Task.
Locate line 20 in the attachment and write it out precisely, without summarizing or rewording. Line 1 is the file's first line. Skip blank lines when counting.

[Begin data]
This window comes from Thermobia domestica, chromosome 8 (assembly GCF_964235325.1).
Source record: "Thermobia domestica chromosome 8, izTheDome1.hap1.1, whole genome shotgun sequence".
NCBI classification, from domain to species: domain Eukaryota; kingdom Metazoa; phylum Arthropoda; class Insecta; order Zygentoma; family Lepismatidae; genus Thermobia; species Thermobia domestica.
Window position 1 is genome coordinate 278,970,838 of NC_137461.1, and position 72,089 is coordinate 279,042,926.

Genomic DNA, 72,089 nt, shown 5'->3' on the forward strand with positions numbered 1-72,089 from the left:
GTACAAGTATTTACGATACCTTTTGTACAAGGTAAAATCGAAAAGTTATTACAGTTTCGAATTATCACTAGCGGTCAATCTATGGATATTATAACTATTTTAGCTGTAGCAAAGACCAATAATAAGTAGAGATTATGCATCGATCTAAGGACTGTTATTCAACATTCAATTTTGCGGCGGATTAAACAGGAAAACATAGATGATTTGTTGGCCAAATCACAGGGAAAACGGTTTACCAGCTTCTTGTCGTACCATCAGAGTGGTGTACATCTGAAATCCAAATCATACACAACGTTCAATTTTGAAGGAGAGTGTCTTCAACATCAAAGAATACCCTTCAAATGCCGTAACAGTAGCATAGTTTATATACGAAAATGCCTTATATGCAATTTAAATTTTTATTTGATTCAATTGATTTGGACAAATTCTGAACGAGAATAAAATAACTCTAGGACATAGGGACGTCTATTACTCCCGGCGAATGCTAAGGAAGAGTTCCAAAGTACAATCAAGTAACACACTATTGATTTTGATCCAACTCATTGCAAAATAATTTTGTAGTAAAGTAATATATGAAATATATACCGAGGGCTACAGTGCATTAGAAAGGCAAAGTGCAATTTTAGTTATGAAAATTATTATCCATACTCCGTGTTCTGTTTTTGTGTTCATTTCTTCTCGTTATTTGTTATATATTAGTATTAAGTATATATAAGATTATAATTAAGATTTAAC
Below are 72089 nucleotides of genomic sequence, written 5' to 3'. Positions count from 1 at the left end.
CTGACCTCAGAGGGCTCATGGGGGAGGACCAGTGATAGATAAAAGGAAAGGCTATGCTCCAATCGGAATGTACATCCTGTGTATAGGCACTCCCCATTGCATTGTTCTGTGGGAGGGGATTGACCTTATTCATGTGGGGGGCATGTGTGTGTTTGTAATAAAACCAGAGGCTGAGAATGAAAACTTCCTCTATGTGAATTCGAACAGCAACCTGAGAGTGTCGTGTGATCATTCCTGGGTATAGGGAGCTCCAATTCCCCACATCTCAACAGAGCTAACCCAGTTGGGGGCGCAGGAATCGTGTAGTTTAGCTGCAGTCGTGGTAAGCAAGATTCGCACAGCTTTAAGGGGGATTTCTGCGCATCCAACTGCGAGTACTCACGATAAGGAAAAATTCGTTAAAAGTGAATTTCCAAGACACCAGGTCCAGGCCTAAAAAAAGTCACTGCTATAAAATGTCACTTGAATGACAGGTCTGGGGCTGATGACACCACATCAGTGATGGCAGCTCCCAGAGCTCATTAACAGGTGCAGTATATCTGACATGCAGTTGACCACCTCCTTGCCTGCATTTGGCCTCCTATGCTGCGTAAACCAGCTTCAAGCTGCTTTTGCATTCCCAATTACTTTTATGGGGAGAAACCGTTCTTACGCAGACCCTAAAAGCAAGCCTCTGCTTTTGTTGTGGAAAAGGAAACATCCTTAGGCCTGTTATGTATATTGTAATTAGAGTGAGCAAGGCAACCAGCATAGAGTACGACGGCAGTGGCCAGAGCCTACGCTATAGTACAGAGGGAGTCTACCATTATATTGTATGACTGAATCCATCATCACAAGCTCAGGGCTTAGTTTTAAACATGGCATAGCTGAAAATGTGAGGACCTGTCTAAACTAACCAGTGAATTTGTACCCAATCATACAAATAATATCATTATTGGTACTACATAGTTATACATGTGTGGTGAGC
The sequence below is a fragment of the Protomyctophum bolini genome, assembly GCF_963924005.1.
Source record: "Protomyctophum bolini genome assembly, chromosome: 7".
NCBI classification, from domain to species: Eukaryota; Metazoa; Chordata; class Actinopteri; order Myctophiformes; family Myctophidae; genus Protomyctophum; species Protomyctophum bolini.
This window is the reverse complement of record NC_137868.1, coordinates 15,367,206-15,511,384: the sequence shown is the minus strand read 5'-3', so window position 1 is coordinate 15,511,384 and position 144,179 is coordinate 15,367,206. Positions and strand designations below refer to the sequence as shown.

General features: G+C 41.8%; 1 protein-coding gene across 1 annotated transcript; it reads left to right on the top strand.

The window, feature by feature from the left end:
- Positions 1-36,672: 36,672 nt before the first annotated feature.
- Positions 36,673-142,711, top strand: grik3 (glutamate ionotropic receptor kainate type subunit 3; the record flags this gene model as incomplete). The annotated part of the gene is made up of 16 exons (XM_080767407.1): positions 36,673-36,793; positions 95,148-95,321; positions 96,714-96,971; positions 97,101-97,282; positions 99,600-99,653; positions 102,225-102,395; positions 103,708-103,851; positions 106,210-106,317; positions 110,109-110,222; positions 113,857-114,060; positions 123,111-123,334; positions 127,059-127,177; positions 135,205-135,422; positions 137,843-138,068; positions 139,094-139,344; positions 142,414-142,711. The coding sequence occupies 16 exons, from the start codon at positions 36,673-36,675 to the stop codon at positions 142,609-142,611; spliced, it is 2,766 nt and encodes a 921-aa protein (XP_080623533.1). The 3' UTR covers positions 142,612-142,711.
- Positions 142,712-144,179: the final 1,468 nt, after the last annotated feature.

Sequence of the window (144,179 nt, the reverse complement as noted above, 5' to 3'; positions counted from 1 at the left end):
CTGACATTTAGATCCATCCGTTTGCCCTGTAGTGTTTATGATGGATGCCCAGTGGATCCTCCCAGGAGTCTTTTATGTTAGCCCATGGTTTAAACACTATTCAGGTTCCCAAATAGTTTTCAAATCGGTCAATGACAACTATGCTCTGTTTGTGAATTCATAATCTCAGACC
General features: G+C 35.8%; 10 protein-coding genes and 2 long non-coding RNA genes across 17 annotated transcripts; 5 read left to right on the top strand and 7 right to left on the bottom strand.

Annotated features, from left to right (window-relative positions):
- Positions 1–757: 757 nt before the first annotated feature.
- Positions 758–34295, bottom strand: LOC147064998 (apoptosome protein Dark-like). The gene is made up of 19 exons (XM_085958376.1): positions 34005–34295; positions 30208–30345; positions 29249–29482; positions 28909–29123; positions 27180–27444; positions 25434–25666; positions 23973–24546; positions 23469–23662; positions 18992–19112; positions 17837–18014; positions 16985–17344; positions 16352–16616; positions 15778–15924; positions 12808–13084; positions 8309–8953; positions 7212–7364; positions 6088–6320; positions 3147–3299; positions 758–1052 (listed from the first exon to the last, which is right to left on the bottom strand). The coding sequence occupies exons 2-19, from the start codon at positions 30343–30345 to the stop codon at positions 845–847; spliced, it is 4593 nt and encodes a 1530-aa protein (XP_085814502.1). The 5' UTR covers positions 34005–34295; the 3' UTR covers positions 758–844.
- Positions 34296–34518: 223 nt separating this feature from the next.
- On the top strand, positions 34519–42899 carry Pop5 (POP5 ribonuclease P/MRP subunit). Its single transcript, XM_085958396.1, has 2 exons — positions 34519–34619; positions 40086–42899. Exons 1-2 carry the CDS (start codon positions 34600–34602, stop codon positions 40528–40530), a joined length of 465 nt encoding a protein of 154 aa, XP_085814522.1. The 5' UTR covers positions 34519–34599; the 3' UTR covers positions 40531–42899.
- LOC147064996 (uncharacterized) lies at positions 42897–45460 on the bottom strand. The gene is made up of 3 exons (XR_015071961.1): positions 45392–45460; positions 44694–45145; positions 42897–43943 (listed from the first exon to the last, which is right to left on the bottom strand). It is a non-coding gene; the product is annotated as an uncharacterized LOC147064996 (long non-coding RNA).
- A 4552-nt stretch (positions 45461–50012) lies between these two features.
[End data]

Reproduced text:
General features: G+C 35.8%; 10 protein-coding genes and 2 long non-coding RNA genes across 17 annotated transcripts; 5 read left to right on the top strand and 7 right to left on the bottom strand.